|       |      (3)HTTP Request for token           |                  |
     |       |(4)  HTTP Response with token parameters  |                  |
     |OAuth 2.0                                         |                  |
      Attributes                                        |                  |
     |------>|                                          |                  |
     |       |    (5)Allocate request ACCESS-TOKEN      |                  |
     |       |----------------------------------------->|                  |
     |       |                                          |                  | 
     |       |      (6)Allocate success response        |                  |
     |       |<-----------------------------------------|                  |
     |       |                                          |(7)Introspection  |
     |       |                                          |  Request         |
     |       |                                          |----------------->|
     |       |                                          |                  |
     |       |                                          |(8)Introspection  |
     |       |                                          | response         |
     |       |                                          |<-----------------|
     |       |<---------------------------------------->|                  |
     |       |             TURN Messages                |                  |
     |       |      ////// integrity protected //////   |                  |
     |       |      ////// integrity protected //////   |                  |
     |       |                                          | (9)Introspection |  
     |       |                                          | response         |
     |       |                                          |<-----------------|  

Figure 1: Metadata discovery for TURN session

8. Alternate Approach

An alternate approach considered by the authors makes use of the access token itself to deliver metadata related to the TURN authentication request. Standard STUN TLV encoded attributes are used to communicate additional metadata associated with the token. Such attributes can be used to define the maximum bandwidth utilization allowed for allocations associated with the token, the maximum number of distinct concurrent allocations, etc.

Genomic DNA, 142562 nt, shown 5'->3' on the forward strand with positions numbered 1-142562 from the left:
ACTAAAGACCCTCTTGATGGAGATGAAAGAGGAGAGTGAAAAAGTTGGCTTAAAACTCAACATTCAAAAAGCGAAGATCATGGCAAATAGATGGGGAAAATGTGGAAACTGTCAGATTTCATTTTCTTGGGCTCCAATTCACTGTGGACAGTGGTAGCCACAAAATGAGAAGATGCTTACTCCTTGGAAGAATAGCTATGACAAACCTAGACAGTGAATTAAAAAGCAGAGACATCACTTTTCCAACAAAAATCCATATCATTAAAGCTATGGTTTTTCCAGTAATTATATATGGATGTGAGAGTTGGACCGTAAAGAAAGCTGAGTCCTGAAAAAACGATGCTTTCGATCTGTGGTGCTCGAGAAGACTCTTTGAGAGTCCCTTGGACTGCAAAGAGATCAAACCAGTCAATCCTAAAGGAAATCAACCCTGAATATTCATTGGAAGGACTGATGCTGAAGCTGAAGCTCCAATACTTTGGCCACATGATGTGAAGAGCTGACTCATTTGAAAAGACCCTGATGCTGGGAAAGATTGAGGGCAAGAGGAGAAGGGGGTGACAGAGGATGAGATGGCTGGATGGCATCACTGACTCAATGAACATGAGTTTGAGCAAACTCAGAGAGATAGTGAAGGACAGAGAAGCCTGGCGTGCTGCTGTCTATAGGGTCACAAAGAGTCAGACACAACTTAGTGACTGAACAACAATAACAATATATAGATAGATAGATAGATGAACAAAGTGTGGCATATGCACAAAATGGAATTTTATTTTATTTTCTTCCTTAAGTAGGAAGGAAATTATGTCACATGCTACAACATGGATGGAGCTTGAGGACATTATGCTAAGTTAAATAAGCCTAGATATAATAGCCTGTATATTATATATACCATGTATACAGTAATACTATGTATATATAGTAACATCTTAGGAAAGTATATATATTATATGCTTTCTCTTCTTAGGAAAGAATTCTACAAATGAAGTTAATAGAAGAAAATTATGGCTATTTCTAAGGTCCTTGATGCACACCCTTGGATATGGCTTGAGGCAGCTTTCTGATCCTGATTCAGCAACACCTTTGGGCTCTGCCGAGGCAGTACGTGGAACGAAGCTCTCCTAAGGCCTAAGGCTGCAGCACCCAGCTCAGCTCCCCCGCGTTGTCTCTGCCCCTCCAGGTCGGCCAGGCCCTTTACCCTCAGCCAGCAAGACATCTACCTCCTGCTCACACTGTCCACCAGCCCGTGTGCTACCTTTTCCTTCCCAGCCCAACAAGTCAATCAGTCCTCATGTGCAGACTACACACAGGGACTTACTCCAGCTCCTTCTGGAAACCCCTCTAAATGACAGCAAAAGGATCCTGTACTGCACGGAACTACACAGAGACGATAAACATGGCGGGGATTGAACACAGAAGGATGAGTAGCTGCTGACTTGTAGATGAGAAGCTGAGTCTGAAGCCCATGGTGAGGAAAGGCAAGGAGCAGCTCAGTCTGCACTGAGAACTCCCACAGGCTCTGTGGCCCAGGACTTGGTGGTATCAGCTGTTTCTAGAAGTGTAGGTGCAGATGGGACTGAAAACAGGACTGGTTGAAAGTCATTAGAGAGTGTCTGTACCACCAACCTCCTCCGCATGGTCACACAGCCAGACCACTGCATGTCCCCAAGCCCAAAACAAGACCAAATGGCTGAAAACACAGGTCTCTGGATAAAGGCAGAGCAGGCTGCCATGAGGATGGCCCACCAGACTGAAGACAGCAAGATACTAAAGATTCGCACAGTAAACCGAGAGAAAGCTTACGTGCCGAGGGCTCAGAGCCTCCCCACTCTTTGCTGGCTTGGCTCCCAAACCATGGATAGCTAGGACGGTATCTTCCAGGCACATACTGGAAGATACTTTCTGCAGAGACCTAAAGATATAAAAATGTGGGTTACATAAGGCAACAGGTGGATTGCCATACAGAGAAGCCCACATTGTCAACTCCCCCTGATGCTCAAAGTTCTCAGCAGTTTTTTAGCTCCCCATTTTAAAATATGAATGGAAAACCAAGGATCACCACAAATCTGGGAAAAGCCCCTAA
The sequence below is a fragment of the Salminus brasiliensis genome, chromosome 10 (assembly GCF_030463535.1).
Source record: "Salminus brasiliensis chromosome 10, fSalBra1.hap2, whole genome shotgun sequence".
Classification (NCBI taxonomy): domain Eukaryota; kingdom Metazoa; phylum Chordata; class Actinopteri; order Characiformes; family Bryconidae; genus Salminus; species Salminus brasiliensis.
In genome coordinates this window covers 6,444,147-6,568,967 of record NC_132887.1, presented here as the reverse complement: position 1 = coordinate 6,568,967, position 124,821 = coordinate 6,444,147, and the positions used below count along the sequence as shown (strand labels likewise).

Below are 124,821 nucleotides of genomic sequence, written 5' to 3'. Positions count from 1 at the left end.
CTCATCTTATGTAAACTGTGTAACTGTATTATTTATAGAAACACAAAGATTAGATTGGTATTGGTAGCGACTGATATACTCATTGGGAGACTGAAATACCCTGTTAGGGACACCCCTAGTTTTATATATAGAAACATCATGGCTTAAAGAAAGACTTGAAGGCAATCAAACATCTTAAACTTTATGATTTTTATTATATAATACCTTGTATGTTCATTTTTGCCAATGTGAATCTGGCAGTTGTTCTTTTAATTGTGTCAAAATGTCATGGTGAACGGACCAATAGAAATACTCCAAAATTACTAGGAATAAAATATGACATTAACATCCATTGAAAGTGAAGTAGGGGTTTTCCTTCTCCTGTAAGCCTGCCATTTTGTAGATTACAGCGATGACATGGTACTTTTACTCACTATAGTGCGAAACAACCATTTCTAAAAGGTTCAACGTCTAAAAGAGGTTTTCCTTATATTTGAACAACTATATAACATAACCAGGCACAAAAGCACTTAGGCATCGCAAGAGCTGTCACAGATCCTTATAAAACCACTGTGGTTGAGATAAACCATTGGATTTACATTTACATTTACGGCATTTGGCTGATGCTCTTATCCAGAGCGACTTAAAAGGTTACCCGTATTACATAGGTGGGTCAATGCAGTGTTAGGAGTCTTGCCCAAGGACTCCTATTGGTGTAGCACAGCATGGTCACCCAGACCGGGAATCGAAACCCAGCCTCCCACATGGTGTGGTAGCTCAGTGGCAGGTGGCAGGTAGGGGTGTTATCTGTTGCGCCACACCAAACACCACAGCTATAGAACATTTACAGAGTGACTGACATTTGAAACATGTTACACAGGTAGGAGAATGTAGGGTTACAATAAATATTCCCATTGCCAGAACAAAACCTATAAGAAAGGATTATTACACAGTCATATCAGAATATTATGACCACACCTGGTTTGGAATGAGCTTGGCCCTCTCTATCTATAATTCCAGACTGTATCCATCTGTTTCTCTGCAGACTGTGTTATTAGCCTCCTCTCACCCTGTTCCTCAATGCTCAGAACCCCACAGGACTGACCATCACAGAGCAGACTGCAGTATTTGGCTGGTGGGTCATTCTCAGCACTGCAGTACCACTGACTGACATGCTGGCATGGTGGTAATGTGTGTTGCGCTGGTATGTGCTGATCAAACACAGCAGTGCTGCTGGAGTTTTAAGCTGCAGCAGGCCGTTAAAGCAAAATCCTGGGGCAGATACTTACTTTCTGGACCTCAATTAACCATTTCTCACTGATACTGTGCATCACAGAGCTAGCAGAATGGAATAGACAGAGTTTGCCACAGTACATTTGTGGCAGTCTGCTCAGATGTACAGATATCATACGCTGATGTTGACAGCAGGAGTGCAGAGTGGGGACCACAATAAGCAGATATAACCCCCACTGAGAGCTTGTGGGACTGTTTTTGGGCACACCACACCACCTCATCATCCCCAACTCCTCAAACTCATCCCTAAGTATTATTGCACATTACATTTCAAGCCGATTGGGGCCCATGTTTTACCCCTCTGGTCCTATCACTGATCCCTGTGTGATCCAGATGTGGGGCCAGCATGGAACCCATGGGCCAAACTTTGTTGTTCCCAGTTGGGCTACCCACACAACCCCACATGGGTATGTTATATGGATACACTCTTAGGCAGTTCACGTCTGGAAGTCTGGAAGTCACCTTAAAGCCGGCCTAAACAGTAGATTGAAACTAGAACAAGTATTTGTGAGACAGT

To include STUN attributes within the body of the access token, the authorization server simply appends them to the access token's plaintext immediately after the lifetime field. The variable length list of attributes MUST consume all of the additional plaintext data space within the body of the access token. No explicit option length value is required or provided.

In order for inclusion of attributes within the plaintext to work correctly in the absence of an explicit length field, one of two things must be true: either the receiver must be able to reliably determine the correct content length from the output of the decryption operation, or the receiver must be able to reliably differentiate between padding bytes and data bytes within the token. AES-128-GCM is an example of the first case, and AEAD mode AES-CBC-HMAC-SHA256 is an example of the second case.

Before parsing the optional data within the access token, the TURN server MUST first perform all token validation required by [RFC7635]. If any of the specified validation checks fail, the TURN server MUST NOT attempt to parse optional attributes.

To interpret the optional attributes within an access token, the TURN server first calculates the amount of option space included in the plaintext by subtracting the size of the base payload data (14 bytes + key_length) from the total payload size. It then interprets the data in the option space as STUN TLV formatted attributes. While parsing the option space, the TURN server MUST apply the same validations to the access token's attributes that it would have applied if the attributes had been included in the outer STUN header (e.g. Verify the data format and value types). If any such validation checks fail, the TURN server MUST reject the STUN request with an error response 401 (Unauthorized).